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GM Adds Nearly 1 Million More Cars to Recall List

Good ignitions switches replaced with faulty ones.

by on Mar.28, 2014

GM expanded its ignition switch recall today to include another 970,000 vehicles.

After further investigation, General Motors added another 970,000 vehicles to its faulty ignition switch recall as 90,000 cars may have had good switches replaced with faulty ones.

The recall impacts all versions of the 2008-2010 Chevrolet Cobalt, Saturn Sky, Saturn Ion, Pontiac Solstice and Pontiac G5. It also includes the 2008-2011 Chevy HHR. According to GM, the recall impacts 824,000 cars in the U.S., 132,000 in Canada, 5,700 in Mexico and 9,000 in other parts of the world.

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The recall initially included versions of those vehicles from 2003-2007. (more…)

GM Orders Halt to Chevy Cruze Sales

Automaker tells dealers not to sell cars, but not why.

by on Mar.28, 2014

GM ordered dealers to stop selling 2013 and 2014 Chevy Cruzes without telling them why.

The bad news for General Motors continues to rain down. The company sent dealers a letter telling them to stop selling 2013 and 2014 Chevy Cruzes with 1.4-liter turbo charged engines.

Dealers say that the letter, called a “stop-sale” order, isn’t all that unusual. Typically, it means there is some sort of issue – usually a safety-related problem – that needs to be fixed. However, the maker did not give a reason for the order leaving dealers baffled.

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“This is something we don’t see every day,” a dealer told the Wall Street Journal. “To not be given a reason must mean GM has spotted an issue and is still trying to get its arms around it.” (more…)

Pressure Mounting on GM to Establish Victims Fund

Analyst says maker may pay up to $3 billion in settlements.

by on Mar.26, 2014

General Motors could spend $3 billion to settle lawsuits and fines related to its faulty ignition switch recall.

The idea that General Motors might establish a fund to handle settlement payouts related to its ignition switch recall took on new life today when an auto analyst suggested the maker could set up a fund with as much as $3 billion.

Barclays Analyst Brian Johnson said in a research note today that the automaker may establish a settlement fund with as much as $1.5 billion in it to deal with the lawsuits filed against it related to the recall of 1.6 million cars with faulty ignition switches.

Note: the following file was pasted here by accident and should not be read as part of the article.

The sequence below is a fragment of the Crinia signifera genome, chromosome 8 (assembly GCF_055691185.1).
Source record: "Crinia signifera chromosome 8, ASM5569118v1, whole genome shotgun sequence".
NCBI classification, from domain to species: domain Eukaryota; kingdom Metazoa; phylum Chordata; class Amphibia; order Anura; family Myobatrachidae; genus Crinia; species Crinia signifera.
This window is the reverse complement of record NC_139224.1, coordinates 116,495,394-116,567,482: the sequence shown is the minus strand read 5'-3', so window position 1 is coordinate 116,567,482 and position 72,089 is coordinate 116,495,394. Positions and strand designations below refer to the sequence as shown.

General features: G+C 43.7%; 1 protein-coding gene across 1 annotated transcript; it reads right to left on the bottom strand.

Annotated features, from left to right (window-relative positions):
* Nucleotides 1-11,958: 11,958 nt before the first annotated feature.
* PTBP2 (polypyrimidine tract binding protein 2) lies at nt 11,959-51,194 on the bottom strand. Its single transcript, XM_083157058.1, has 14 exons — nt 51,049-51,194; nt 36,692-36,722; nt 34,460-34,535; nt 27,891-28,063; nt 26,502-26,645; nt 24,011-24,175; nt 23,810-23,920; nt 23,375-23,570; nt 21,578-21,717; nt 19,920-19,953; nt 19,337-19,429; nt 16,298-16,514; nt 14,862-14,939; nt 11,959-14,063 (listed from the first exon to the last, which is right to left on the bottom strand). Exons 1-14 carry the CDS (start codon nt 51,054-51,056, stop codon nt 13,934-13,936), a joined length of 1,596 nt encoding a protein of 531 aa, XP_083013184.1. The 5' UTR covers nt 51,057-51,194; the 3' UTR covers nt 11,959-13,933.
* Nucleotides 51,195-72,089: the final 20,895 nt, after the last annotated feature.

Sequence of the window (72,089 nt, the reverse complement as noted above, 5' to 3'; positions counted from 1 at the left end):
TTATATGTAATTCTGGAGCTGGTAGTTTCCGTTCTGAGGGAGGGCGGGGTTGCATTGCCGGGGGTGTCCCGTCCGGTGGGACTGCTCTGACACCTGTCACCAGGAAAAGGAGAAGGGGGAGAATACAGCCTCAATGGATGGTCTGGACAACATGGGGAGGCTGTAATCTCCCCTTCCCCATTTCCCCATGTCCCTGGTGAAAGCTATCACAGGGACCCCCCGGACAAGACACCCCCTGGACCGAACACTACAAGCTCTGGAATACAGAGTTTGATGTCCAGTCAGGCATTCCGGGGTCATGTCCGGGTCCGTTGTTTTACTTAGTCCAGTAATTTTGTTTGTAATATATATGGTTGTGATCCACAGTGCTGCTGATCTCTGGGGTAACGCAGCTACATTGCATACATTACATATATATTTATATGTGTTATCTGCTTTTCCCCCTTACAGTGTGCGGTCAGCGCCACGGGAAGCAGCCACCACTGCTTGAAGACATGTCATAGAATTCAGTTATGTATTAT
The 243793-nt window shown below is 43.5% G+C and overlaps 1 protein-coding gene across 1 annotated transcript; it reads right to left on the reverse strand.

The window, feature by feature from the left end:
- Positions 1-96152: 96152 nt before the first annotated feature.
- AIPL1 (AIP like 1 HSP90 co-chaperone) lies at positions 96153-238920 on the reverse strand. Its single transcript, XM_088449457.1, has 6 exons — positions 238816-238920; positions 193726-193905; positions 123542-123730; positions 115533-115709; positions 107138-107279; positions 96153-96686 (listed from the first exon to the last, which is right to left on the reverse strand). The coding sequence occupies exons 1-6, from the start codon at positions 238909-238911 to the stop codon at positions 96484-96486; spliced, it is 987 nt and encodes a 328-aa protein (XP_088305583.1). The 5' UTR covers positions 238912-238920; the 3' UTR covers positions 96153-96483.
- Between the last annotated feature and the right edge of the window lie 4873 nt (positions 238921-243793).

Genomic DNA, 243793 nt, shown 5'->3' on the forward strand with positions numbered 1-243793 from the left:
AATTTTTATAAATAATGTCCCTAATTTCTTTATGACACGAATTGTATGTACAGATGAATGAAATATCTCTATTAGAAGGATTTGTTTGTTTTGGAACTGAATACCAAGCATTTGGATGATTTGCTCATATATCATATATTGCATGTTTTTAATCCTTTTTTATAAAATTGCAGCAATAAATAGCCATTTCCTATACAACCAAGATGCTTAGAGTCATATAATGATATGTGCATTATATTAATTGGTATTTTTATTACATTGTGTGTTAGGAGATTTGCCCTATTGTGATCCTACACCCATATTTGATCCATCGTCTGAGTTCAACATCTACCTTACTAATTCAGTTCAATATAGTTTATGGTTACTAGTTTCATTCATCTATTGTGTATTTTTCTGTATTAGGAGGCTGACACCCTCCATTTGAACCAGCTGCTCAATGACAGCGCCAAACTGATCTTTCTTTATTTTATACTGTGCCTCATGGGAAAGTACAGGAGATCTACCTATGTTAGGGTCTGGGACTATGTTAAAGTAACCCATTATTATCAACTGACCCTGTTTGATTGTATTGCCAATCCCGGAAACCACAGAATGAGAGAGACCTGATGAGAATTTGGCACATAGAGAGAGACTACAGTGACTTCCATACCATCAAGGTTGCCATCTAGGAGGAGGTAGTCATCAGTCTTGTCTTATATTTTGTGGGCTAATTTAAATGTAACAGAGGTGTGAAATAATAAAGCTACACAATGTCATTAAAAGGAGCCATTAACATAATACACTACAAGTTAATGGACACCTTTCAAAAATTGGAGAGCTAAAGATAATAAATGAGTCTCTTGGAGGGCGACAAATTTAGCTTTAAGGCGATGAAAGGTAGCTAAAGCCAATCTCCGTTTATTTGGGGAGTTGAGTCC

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The problem has been blamed for 31 accidents and 12 deaths, although critics suggest that the numbers could be much higher due to lax reporting standards for fatal crashes. (more…)

GM Changed Ignition Part Without Telling Drivers, Regulators

Lawsuit uncovers modification aimed at quietly eliminating problem.

by on Mar.25, 2014

A lawsuit filed by the family of a woman who was killed driving one of GM's recalled vehicle discovered the automaker changed the ignition without telling owners or federal regulators.

General Motors knew about a defect in its ignition switches eight years ago and changed the design of an internal part, but never told federal regulators or the drivers of its cars, according to evidence from a recent lawsuit filed by the parents of a Georgia woman who died in a 2010 GM car crash.

In February, the automaker recalled 1.6 million vehicles, saying their ignition switches could be accidentally turned from “on” to the “accessory” position while the car was being driven, shutting down the car’s power brakes, power steering and airbags. GM’s own figures have linked ignition problems to a dozen deaths.

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But evidence from a lawsuit filed by the parents of Brooke Melton, whose Chevy Cobalt spun out of control after shutting off on her 29th birthday, shows that in 2006 GM altered two internal pieces of its ignition switches in a way that would make it less likely for the ignition to shut off accidentally – and made the change without alerting the government or the owners of the cars affected. (more…)

Shareholder Files Suit over GM’s Handling of Recall

Company wiped out billions in shareholder value, suit claims.

by on Mar.24, 2014

A GM share holder filed a class-action suit against the maker and several executives, including CEO Mary Barra, alleging securities fraud.

Already facing an assortment of investigations into its handling of a deadly ignition switch problem – among them a criminal probe by the U.S. Justice Department – General Motors is facing a number of potentially costly law suits, including one that accuses it of securities fraud.

A GM shareholder filed a class-action lawsuit last Friday claiming shareholders were defrauded by GM due to its the handling of the ignition switch recall. But a number of plaintiffs’ attorneys also are threatening to bring suit against the embattled automaker on behalf of owners and victims of crashes linked to the safety problem, which has been blamed for at least 12 deaths and 31 crashes.

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“GM’s illegal and immoral activities during (2010 through March 2014) effectively eviscerated GM’s reputation for safety, quality, value and performance, said the lawsuit filed in U.S. District Court by New York-based law firm Pomerantz LLP and by Cafferty Clobes Meriwether & Sprengel LLP in Ann Arbor, the Detroit News reported. (more…)

GM’s Ecotec Engine Family Ready to Power Small Cars

Maker claims engines outperform competition.

by on Mar.20, 2014

The new Ecotec small engine portfolio will include 11 engines,with three- and four-cylinder variants ranging from 1.0 liters to 1.5 liters.

General Motors is ready to roll out a new family of small, three- and four-cylinder gasoline engines that will eventually power one of every four vehicles GM builds around the world.